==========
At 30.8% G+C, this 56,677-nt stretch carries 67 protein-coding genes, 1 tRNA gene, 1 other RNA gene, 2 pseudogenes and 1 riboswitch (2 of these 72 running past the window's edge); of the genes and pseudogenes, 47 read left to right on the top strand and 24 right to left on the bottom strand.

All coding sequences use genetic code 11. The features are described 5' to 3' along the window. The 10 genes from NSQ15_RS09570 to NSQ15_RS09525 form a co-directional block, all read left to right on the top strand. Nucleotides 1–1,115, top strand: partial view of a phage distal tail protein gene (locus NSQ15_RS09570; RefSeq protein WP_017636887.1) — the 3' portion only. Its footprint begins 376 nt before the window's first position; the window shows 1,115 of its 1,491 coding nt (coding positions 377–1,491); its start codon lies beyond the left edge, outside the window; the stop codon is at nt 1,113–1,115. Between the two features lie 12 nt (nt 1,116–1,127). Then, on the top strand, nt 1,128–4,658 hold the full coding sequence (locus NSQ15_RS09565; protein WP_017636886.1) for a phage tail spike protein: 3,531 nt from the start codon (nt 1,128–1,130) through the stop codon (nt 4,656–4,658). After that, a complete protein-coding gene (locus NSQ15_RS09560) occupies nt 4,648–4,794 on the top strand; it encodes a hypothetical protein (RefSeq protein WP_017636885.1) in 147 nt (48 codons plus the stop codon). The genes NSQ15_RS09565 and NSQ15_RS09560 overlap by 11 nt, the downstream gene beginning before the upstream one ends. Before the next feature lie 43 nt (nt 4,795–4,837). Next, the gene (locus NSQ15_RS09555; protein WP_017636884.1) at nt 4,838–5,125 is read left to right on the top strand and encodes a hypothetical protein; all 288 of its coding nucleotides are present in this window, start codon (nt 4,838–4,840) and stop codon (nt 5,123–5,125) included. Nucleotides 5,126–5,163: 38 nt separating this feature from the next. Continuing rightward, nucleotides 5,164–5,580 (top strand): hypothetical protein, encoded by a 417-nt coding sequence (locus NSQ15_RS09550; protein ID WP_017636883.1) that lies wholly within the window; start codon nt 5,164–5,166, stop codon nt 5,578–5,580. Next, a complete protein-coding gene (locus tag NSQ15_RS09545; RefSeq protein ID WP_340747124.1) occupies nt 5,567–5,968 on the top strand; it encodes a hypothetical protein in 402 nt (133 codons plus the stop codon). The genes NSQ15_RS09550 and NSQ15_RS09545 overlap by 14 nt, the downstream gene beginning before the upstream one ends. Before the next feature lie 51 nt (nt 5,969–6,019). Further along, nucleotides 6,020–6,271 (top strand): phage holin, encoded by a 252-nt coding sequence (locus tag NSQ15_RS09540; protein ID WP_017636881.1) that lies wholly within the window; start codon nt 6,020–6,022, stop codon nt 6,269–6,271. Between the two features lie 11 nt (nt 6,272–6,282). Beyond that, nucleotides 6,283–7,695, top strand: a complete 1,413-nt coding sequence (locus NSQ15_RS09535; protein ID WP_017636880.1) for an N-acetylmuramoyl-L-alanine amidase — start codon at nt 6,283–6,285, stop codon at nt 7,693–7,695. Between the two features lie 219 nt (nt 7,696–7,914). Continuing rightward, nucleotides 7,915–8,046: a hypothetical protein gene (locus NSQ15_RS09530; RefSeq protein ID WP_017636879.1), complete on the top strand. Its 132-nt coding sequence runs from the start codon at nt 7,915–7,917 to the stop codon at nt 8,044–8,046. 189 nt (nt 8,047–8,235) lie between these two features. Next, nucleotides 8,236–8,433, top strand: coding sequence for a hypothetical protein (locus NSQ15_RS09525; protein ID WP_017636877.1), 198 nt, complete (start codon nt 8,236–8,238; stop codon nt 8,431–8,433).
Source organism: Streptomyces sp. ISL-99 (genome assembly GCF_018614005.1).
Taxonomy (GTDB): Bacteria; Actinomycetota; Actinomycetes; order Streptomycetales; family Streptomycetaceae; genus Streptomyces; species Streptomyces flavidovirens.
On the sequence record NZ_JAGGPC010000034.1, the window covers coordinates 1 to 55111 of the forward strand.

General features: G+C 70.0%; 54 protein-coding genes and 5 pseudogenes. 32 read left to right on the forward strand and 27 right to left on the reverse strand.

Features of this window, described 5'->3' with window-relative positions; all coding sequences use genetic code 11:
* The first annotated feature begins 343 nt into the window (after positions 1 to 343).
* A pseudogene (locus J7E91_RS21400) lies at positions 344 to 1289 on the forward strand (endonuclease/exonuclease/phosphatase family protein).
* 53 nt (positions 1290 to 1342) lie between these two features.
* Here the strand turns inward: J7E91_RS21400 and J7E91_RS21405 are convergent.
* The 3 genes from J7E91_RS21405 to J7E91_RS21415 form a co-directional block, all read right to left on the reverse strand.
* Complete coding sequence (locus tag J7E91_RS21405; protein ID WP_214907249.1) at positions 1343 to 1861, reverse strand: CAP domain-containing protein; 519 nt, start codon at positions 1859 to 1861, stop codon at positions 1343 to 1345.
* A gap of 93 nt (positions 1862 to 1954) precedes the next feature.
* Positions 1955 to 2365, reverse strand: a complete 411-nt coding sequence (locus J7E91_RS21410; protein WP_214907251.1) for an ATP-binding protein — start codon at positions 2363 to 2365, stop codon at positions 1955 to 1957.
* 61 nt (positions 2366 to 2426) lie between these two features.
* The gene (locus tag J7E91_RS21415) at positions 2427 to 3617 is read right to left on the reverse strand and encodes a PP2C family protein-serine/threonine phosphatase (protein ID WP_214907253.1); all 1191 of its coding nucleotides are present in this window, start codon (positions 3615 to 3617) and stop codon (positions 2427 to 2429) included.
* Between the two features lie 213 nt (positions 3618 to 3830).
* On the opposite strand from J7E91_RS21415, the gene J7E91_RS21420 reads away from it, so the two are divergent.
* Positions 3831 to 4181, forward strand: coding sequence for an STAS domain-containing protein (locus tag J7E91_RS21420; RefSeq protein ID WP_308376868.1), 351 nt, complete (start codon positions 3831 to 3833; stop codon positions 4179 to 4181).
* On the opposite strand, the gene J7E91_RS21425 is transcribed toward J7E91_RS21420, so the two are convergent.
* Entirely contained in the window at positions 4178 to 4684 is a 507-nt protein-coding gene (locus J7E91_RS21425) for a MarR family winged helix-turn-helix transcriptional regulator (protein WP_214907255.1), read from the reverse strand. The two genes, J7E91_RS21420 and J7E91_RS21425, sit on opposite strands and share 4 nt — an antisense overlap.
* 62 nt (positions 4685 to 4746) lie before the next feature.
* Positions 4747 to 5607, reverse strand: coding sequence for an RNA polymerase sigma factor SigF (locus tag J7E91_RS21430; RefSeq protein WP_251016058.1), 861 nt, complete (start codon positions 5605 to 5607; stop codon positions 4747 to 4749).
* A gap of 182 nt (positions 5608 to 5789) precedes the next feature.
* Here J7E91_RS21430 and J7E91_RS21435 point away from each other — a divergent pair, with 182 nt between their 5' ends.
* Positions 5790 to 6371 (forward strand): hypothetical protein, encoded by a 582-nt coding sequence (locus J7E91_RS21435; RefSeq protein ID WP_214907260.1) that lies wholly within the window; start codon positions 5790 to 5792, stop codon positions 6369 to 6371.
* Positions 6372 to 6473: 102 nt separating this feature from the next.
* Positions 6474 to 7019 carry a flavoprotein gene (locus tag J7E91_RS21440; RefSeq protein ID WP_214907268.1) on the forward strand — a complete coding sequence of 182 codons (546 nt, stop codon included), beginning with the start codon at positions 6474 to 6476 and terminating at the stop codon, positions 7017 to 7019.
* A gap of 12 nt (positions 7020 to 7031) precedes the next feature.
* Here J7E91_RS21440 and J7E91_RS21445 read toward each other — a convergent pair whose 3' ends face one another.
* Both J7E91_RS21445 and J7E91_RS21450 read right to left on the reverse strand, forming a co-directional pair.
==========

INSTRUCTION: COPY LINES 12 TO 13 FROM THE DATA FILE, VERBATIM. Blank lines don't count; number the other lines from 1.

* The 3 genes from J7E91_RS21405 to J7E91_RS21415 form a co-directional block, all read right to left on the reverse strand.
* Complete coding sequence (locus tag J7E91_RS21405; protein ID WP_214907249.1) at positions 1343 to 1861, reverse strand: CAP domain-containing protein; 519 nt, start codon at positions 1859 to 1861, stop codon at positions 1343 to 1345.